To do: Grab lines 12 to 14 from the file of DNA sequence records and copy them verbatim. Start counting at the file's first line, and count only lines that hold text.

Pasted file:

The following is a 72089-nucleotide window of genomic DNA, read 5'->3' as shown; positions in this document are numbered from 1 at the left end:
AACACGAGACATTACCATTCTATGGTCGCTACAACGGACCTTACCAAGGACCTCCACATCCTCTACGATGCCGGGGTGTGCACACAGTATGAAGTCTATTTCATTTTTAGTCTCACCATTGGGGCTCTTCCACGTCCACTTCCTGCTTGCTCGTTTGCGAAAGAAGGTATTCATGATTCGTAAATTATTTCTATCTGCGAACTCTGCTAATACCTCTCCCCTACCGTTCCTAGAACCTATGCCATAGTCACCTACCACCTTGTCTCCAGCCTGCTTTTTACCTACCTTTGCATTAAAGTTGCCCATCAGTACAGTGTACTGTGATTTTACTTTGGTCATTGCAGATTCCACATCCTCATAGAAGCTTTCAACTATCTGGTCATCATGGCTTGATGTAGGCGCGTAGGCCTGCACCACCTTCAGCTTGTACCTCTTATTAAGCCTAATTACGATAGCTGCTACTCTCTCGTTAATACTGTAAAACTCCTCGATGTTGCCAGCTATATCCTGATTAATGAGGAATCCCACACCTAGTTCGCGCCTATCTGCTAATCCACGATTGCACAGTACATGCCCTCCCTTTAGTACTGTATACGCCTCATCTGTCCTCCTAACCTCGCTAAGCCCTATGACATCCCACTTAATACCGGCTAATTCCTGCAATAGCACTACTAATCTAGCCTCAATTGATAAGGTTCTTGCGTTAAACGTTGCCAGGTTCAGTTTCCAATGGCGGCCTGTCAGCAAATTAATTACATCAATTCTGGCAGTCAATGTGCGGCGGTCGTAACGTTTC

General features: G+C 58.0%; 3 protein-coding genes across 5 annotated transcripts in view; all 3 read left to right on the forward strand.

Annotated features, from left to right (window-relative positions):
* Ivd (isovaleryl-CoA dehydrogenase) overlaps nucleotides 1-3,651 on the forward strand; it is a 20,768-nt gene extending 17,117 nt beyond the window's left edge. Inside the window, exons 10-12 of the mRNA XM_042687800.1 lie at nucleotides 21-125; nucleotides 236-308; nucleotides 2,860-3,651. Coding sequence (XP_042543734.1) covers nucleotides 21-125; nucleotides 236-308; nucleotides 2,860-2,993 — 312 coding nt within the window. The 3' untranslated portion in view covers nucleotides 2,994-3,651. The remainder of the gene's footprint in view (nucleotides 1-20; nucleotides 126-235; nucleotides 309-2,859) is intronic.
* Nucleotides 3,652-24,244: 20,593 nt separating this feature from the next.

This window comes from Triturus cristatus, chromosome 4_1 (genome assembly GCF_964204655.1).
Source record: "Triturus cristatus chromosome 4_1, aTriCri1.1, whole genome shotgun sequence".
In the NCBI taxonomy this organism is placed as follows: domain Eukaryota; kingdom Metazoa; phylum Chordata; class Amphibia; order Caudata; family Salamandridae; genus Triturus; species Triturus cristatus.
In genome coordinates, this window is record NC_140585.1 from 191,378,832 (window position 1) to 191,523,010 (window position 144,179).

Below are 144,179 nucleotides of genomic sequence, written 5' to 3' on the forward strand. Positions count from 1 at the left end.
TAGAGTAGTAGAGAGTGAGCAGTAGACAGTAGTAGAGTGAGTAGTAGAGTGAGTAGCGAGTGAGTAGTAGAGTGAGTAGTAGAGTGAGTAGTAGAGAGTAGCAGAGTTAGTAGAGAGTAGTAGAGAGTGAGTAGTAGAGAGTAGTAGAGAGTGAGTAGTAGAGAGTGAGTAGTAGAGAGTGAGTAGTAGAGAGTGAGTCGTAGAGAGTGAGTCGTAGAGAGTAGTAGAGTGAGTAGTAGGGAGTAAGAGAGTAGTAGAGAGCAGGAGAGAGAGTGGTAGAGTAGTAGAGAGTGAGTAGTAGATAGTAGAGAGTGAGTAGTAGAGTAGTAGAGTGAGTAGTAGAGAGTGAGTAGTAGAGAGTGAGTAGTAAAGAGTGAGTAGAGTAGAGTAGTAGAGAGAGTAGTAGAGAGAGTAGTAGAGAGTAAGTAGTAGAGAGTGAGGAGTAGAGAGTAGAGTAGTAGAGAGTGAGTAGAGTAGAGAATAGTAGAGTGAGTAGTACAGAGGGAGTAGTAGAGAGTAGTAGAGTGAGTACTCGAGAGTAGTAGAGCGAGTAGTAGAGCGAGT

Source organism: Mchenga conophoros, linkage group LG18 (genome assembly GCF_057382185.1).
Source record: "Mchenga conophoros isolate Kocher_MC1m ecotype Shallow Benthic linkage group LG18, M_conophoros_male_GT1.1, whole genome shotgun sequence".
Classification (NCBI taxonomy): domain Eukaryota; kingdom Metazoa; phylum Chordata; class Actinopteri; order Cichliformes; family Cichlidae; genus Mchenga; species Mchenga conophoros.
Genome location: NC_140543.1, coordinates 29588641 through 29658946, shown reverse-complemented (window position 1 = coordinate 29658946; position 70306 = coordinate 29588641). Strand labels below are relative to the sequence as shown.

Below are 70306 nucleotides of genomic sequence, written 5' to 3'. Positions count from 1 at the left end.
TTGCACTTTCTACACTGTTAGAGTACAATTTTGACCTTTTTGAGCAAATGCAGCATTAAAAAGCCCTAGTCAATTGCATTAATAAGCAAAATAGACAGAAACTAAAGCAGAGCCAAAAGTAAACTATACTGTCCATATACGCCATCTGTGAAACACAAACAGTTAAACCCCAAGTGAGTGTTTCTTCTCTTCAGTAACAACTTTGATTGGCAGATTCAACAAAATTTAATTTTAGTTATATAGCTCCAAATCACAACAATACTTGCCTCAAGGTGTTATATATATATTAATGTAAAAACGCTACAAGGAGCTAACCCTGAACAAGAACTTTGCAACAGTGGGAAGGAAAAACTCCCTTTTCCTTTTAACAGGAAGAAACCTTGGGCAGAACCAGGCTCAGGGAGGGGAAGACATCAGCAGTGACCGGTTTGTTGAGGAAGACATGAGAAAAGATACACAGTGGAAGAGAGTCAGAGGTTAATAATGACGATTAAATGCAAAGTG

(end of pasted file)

TAGAGTAGTAGAGAGTGAGCAGTAGACAGTAGTAGAGTGAGTAGTAGAGTGAGTAGCGAGTGAGTAGTAGAGTGAGTAGTAGAGTGAGTAGTAGAGAGTAGCAGAGTTAGTAGAGAGTAGTAGAGAGTGAGTAGTAGAGAGTAGTAGAGAGTGAGTAGTAGAGAGTGAGTAGTAGAGAGTGAGTAGTAGAGAGTGAGTCGTAGAGAGTGAGTCGTAGAGAGTAGTAGAGTGAGTAGTAGGGAGTAAGAGAGTAGTAGAGAGCAGGAGAGAGAGTGGTAGAGTAGTAGAGAGTGAGTAGTAGATAGTAGAGAGTGAGTAGTAGAGTAGTAGAGTGAGTAGTAGAGAGTGAGTAGTAGAGAGTGAGTAGTAAAGAGTGAGTAGAGTAGAGTAGTAGAGAGAGTAGTAGAGAGAGTAGTAGAGAGTAAGTAGTAGAGAGTGAGGAGTAGAGAGTAGAGTAGTAGAGAGTGAGTAGAGTAGAGAATAGTAGAGTGAGTAGTACAGAGGGAGTAGTAGAGAGTAGTAGAGTGAGTACTCGAGAGTAGTAGAGCGAGTAGTAGAGCGAGT

Source organism: Mchenga conophoros, linkage group LG18 (genome assembly GCF_057382185.1).
Source record: "Mchenga conophoros isolate Kocher_MC1m ecotype Shallow Benthic linkage group LG18, M_conophoros_male_GT1.1, whole genome shotgun sequence".